To shape the perfect glutes, you have to target your butt from many angles and there are a variety of exercises and activities that you can do to hit and develop each of the gluteal muscles for that desired perfection.
• Gluteus Maximus - worked through extension of the thigh;
• Gluteus Medius - worked through adduction and lateral rotation of the thigh; and
• Gluteus Minimus - worked the same as the gluteus medius.
If you want muscle, then you cannot neglect squats. The biggest exercise one can do, squats naturally release more Growth Hormone and Testosterone than any other resistance exercise. More anabolic hormones released means more potential for muscle growth, and the more muscle in the glutes, the better your butt will look.
Although deadlifts do not target the gluteals specifically, it is a multijoint, compound exercise and therefore works multiple muscles, including the gluteals. More importantly, the deadlift is one of the most important exercises that you can do to improve your posture. Improving your posture can have a dramatic effect on the appearance of your butt.
A unilateral exercise, one-legged deadlifts work the glutes in more planes than the deadlift does, as well as adding variety to a training session. Working the gluteals in more planes means that more muscles are targeted. The more muscles targeted and worked, the better the overall muscular development of the butt, and the better the muscular development, the better its aesthetic appeal.
Lunges can be performed multiple ways to hit each muscle in the glutes, as well as developing and shaping the rest of the lower body. Static lunges are the most common type of lunges done. Walking lunges are a progression from static lunges, incorporating a level of functionality that can be transferred into daily living. Using another plane, side lunges add more variety into a training programme, and not only can you focus more specifically on either the quadriceps or hamstrings - depending on the length of your stance - but it also hits the adductors.
Using only bodyweight or using additional weight, step-ups are an excellent exercise for developing the glutes, as well as working the legs - more quadriceps or hamstrings, depending on how high the step is.
The gluteus maximus is used when climbing stairs and running, and therefore these activities are excellent for developing the muscle. Climbing stairs, either at a steady pace or sprinting will help in attaining firm, round buttocks.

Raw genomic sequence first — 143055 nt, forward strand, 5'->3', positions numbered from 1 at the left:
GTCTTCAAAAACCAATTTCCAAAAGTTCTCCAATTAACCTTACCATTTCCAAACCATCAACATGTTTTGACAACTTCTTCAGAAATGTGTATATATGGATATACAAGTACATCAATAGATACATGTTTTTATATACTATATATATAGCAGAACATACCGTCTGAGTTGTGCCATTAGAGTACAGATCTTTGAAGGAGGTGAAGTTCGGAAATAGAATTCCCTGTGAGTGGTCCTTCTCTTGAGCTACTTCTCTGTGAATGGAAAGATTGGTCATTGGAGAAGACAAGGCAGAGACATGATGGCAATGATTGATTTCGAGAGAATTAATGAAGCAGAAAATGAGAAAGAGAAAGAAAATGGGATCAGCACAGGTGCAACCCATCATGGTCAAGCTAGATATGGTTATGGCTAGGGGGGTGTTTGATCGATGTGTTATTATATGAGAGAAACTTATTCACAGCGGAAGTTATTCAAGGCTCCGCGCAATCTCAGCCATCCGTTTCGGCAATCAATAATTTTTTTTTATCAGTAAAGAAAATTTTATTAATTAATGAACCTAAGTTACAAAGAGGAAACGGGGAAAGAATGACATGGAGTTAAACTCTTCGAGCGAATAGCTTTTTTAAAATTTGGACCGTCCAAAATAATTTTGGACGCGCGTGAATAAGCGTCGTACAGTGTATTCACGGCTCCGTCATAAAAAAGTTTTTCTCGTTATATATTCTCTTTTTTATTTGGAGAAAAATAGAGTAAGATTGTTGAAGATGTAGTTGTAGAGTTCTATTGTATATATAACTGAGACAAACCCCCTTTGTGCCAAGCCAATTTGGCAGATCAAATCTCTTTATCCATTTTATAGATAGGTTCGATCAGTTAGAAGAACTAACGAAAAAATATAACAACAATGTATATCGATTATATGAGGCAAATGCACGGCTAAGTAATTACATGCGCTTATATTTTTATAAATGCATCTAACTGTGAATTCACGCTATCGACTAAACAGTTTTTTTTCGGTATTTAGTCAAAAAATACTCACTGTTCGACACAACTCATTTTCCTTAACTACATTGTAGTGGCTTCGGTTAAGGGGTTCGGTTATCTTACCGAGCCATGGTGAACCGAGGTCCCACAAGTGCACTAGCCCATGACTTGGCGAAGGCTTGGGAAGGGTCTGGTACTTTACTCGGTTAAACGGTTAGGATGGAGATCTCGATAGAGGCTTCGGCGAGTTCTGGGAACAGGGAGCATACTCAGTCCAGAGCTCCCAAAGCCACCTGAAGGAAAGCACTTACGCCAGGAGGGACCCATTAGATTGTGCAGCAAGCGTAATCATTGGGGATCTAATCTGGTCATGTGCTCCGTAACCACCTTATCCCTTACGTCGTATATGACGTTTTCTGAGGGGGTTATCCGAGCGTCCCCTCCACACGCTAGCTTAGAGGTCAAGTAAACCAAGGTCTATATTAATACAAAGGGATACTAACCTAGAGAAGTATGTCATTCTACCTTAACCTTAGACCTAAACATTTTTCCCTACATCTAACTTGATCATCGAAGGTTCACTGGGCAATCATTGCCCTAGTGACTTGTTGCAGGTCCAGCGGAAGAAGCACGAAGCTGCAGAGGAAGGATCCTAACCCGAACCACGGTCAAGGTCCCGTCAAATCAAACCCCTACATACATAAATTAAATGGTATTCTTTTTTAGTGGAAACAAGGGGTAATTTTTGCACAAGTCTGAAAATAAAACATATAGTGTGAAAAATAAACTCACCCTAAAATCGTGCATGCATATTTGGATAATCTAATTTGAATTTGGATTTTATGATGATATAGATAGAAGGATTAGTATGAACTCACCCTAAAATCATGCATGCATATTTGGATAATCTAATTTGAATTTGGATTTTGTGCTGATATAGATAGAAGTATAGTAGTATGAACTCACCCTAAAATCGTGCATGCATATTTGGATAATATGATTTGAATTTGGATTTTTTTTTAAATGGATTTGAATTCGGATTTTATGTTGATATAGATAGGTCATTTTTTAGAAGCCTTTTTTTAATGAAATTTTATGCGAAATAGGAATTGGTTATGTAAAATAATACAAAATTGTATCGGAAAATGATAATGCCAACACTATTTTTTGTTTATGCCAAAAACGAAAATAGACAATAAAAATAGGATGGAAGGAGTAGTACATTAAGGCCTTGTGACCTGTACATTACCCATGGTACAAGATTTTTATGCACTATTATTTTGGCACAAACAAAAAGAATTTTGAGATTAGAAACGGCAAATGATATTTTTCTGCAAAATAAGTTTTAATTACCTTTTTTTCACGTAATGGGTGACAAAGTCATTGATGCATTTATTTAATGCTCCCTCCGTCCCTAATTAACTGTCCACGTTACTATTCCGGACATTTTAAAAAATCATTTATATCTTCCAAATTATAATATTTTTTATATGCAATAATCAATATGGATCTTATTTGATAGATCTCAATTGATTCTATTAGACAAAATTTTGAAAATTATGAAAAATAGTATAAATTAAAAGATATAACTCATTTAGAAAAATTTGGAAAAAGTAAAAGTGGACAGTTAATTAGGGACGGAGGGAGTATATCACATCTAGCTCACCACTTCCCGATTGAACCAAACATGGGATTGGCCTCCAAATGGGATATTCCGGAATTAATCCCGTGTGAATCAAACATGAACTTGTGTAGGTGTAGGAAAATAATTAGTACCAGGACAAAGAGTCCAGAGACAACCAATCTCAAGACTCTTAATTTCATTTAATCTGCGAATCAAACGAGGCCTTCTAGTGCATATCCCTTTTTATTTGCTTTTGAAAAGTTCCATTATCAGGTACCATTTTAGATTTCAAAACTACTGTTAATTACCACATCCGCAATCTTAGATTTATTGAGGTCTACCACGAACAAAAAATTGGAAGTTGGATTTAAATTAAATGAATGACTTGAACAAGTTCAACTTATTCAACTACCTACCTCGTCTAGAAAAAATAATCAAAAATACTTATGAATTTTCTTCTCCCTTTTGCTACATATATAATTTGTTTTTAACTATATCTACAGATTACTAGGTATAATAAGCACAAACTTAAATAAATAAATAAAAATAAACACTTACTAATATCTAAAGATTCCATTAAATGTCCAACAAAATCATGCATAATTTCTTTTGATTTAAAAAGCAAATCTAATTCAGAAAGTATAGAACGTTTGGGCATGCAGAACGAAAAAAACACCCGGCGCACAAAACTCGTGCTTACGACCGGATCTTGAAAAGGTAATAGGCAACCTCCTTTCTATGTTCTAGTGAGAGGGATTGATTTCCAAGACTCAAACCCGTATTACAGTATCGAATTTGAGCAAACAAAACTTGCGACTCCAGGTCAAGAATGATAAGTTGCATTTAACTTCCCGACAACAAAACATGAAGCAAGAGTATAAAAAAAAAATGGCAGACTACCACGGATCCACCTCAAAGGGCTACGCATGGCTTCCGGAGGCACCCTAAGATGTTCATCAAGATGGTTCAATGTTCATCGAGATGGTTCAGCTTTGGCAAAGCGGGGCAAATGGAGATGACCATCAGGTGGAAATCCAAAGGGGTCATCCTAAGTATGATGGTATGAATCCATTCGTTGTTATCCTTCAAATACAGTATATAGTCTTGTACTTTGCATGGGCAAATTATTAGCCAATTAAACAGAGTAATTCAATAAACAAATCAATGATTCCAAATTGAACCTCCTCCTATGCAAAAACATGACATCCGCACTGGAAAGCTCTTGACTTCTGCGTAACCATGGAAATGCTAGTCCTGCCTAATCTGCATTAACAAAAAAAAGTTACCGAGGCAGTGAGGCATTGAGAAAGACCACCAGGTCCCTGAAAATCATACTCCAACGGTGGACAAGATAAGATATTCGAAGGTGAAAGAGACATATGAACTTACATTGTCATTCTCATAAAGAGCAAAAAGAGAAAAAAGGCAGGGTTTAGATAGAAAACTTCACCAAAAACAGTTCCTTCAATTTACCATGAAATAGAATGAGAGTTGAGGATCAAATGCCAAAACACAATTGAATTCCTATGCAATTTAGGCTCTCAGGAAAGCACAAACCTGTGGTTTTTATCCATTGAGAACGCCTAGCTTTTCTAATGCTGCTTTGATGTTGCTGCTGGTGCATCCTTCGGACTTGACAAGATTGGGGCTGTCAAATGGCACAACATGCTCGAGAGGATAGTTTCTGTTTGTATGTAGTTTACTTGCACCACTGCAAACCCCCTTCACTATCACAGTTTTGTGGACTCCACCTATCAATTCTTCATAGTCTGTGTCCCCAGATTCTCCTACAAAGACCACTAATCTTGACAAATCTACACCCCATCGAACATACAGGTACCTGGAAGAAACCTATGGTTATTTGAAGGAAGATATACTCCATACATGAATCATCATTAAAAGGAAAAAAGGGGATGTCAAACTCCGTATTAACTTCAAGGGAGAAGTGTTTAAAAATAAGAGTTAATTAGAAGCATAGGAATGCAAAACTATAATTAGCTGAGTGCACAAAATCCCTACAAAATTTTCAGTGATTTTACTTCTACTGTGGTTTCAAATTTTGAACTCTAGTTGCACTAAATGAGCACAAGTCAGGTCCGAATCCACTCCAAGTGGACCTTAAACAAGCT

Have you ever seen a sprinter with a square, saggy butt? No, because their training makes for the complete opposite. Power and explosiveness, speed off the blocks, anaerobically exhausting the body with intervals, working the legs and gluteals. Sprinters are among the leanest individuals on the planet, a product of their training methods and mode, making sprints the perfect cardio for helping you get lean enough to show off your hard earned muscle, shaping your butt as you desire it.
Building and shaping your glutes so that they sit high off your legs, hard and muscular, yet round enough that they give that perfect silhouette to your figure is not impossible, and through incorporating a few different exercises into your training programme, you too can have the sexy, shapely butt of a fitness model.
Exercises that develop each of the gluteal muscles and target them from all angles are the best to use, and include squats, deadlifts, one-legged deadlifts, static lunges, walking lunges, side lunges, and step-ups. Stairs and sprinting can also be used as part of a cardio programme to shape the glutes into the butt you desire.
Written by Rosie Chee, BExSpSc
Delavier, F. (2006). Strength training anatomy (2nd ed.). France: Human Kinetics.
Marieb, E. N. (2004). Human anatomy and physiology (6th ed.). San Francisco: Pearson Benjamin Cummings.
Photo Credit: Tony Mitchell
Gym time is not social hour, ladies. Saying hi to friends or fellow gym goers is fine; standing around (or worse, sitting on machines or benches but not using them) and chatting for 20 minutes about how your day went, how your weekend was or playing catch up on the latest reality shows is not. If you notice dirty looks directed at you while you're blabbing away, chances are it's because you standing around taking up space talking is getting everyone around you… you know, the people who are there to actually train and use the equipment you're sitting on… really, really annoyed. Pick a different time or place to talk one another's ears off, please.
It's one thing to have a training partner and chat with them in between sets. It's another thing entirely to follow your boyfriend/husband/gym crush around the whole time you're at the gym, never leaving their side and not actually training yourself while they're trying to do work. I've seen this happen plenty of times and always feel bad for the guy, having his training session constantly interrupted. I'm not saying you need to or should be completely ignoring your significant other or whatever cute guy you're interested in, but you should be aware that you're interrupting their training and, honestly, wasting your own time by just following them around and not actually training yourself.